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Pastured for sure! We have four hens and I can tell their eggs are better than any I've had from the grocery store-- organic, "free range" or whatever other label they might get. The yolks are almost orange they are so rich rather than pale yellow. I agree with other posters, they hardly eat any of their grain, it's mainly supplemental. And the veggie scraps, bugs and whatever else they dig up turn out eggs that will be so much more nutritionally dense than eggs from an organic grain-fed hen.
 

Quote:

Originally Posted by capewell5 View Post

 

...

 

Also most organic soy is now considered to be contaminated with gmo.  The USDA actually does not require testing for gmo levels in organic soy (or anything).  It is left up to the farmer and/or buyer.  There are farms that have had up to 20% gmo contamination that still have USDA Organic Certification.  Just some food for thought since you think its the GMO & it very well could be.  I have major issues with gmo & its presence in the world.  Good Luck!


F*&%$#*! Monsanto.

 

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#14 of 20 Old 05-28-2011, 06:08 AM
 
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Originally Posted by mamaboss View Post

F*&%$#*! Monsanto.

 


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#15 of 20 Old 05-29-2011, 05:58 PM
 
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Pastured.  My hens free range all day and hardly eat any feed during the summer.  Also, I rthink even organic soy is GMO .  M.

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#16 of 20 Old 05-29-2011, 07:57 PM
 
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I know many of you see $6 a dozen and find that to be very steep. However, let me give you an inside perspective.
We feed whole barley, sunflower seeds and fish meal to our chickens. They free range as well.
We sell lots of eggs for $5 a dozen, and still cannot come close to covering part of the cost of feed.


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#17 of 20 Old 05-31-2011, 08:46 AM
 
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I've never actually calculated the cost of feed vs. eggs we get, but I'm quite sure $5/dozen wouldn't cover ours either.  I give eggs away to friends just because I want them to have better eggs, and don't want to bother w/selling them, although I'm sure we could.


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#18 of 20 Old 06-02-2011, 07:18 AM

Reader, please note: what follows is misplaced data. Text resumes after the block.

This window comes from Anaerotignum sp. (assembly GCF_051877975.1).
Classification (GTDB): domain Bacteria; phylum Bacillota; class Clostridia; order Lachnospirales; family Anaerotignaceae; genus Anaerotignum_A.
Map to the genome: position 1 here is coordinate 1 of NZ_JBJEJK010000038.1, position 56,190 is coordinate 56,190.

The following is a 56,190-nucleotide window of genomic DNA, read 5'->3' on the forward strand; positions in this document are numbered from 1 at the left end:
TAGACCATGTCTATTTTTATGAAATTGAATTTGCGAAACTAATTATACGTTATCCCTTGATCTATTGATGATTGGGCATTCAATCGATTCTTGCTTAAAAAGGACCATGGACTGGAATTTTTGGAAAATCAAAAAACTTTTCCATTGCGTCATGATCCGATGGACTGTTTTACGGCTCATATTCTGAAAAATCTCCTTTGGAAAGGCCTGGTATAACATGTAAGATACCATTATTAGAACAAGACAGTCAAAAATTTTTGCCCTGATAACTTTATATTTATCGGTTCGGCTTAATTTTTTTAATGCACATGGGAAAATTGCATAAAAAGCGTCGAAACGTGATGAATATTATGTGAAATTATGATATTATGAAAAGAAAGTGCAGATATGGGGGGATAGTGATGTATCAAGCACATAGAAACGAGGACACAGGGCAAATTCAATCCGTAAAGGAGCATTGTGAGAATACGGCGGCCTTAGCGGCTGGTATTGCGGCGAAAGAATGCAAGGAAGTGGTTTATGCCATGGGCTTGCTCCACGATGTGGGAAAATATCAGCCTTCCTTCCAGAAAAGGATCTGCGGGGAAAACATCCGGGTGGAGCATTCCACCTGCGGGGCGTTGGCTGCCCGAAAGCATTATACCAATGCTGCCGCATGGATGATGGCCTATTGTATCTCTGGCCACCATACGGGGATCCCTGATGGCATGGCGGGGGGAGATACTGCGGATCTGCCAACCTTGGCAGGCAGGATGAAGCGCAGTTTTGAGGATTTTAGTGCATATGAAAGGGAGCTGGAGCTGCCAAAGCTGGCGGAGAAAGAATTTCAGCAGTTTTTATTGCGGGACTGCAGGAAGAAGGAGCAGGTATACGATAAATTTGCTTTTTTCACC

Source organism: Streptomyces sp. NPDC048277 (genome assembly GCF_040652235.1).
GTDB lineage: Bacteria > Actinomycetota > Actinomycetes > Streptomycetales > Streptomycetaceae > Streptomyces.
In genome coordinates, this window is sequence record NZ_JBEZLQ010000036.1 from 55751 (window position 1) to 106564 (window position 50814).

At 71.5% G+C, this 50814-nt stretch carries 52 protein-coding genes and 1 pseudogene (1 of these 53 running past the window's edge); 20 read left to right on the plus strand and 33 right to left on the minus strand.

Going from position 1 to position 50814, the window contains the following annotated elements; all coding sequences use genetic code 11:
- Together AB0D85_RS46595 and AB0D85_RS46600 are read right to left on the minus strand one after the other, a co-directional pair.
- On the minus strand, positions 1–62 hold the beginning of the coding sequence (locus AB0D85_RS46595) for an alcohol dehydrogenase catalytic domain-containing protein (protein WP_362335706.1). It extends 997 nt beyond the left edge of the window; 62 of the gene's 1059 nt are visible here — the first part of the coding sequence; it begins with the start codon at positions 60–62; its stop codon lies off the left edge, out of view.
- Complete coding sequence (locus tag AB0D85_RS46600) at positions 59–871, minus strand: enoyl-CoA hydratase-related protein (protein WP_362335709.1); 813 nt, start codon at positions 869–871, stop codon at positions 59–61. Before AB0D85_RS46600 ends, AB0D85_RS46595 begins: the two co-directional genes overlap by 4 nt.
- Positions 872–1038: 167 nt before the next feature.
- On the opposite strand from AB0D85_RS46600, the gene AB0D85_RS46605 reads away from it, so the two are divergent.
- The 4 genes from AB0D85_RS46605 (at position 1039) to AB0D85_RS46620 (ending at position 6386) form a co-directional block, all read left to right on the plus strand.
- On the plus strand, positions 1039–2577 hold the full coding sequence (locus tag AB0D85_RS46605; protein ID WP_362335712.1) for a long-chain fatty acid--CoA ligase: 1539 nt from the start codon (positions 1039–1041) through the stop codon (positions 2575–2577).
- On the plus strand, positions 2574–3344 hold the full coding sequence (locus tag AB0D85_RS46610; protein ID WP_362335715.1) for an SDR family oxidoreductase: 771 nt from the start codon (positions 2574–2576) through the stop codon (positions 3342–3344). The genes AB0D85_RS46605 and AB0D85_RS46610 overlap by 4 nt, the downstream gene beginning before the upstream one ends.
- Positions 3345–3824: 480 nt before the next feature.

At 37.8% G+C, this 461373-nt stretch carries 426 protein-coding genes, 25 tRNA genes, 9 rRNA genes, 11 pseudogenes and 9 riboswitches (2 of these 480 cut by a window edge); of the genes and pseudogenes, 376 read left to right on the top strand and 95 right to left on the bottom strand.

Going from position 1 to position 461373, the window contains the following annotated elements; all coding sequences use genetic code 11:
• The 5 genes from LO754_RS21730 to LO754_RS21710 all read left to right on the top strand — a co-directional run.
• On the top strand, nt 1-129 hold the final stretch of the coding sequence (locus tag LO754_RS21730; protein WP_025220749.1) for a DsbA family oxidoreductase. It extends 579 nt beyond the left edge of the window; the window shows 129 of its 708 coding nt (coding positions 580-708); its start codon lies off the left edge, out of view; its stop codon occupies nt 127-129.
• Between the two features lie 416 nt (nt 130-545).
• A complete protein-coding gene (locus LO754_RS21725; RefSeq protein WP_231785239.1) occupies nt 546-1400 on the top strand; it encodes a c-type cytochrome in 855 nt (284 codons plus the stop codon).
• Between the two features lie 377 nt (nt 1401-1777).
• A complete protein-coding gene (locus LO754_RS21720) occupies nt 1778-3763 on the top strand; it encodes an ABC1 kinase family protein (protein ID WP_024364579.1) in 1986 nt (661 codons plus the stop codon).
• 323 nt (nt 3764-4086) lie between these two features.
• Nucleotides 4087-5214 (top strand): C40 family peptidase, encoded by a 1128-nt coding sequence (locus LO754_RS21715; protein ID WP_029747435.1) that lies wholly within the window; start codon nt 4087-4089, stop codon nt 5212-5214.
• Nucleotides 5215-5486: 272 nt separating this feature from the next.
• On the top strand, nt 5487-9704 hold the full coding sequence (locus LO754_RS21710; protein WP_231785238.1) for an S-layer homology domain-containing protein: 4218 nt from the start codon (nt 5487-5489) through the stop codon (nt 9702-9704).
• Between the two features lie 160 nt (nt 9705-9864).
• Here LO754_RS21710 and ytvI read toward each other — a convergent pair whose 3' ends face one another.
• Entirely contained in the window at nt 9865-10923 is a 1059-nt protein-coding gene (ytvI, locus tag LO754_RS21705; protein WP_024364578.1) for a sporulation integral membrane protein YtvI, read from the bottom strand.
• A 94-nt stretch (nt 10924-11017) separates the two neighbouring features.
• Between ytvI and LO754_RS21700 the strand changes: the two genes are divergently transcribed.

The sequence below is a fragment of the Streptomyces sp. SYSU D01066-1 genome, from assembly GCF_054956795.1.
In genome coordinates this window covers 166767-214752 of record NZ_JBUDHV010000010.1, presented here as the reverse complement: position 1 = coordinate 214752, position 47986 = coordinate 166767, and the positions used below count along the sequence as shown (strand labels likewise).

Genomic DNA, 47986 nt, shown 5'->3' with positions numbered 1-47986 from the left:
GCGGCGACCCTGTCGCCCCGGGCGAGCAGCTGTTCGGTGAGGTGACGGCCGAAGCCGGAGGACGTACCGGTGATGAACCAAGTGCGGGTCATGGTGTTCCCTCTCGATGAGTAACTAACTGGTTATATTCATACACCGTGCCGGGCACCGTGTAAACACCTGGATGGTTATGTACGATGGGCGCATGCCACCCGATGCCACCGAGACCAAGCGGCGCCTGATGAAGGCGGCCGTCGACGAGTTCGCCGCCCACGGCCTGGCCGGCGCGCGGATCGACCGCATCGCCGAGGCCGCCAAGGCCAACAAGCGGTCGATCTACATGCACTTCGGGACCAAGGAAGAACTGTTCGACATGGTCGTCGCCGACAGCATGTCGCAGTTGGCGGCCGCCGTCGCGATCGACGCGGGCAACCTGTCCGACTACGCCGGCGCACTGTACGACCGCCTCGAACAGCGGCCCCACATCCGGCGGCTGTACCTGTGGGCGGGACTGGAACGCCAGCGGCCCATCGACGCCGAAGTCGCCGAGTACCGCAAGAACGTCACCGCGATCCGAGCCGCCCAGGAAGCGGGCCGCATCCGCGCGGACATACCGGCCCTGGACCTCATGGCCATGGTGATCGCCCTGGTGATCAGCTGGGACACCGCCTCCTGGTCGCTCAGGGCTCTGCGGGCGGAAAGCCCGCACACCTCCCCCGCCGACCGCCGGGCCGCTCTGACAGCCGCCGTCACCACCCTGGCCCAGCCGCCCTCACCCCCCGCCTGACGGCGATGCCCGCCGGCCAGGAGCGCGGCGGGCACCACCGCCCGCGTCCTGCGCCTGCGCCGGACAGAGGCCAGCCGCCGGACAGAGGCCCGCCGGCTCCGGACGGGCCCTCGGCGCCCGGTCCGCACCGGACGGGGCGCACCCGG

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Quote:
Originally Posted by BubblingBrooks View Post

I know many of you see $6 a dozen and find that to be very steep. However, let me give you an inside perspective.
We feed whole barley, sunflower seeds and fish meal to our chickens. They free range as well.
We sell lots of eggs for $5 a dozen, and still cannot come close to covering part of the cost of feed.

6 dollars a dozen doesn't seem bad at all to me if you're talking about pastured eggs. I pay 7/dozen for pastured (our whole foods has three different brands of pastured eggs in addition to all the regular organic and "free-range" eggs as well). At the farmers market they average about 7/dozen as well. However for supermarket organic I think 6 dollars is pretty steep. I live in a very hcol area and I can't imagine paying 6/dozen for supermarket organic

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#19 of 20 Old 06-02-2011, 07:42 PM
 
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pastured and free range are the same thing if its not a CAFO. Its not possible for them to be fully feed free. What feed they are given is the deal
breaker. We are non certified organic, and soy and corn free.

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#20 of 20 Old 06-03-2011, 06:40 PM
 
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Get the pastured eggs.  You are not putting the GMO's into your body directly and because of this, they are not as worrisome.  Besides, when chickens are free to scratch around and eat bugs, they don't really eat that much supplemental feed like soy or grain.  In addition, the health benefits that you will receive from eggs that are loaded with omega-3's and other nutrients far outweighs the benefit of eating nutrient deficient eggs just because their mother's didn't eat GMO feed.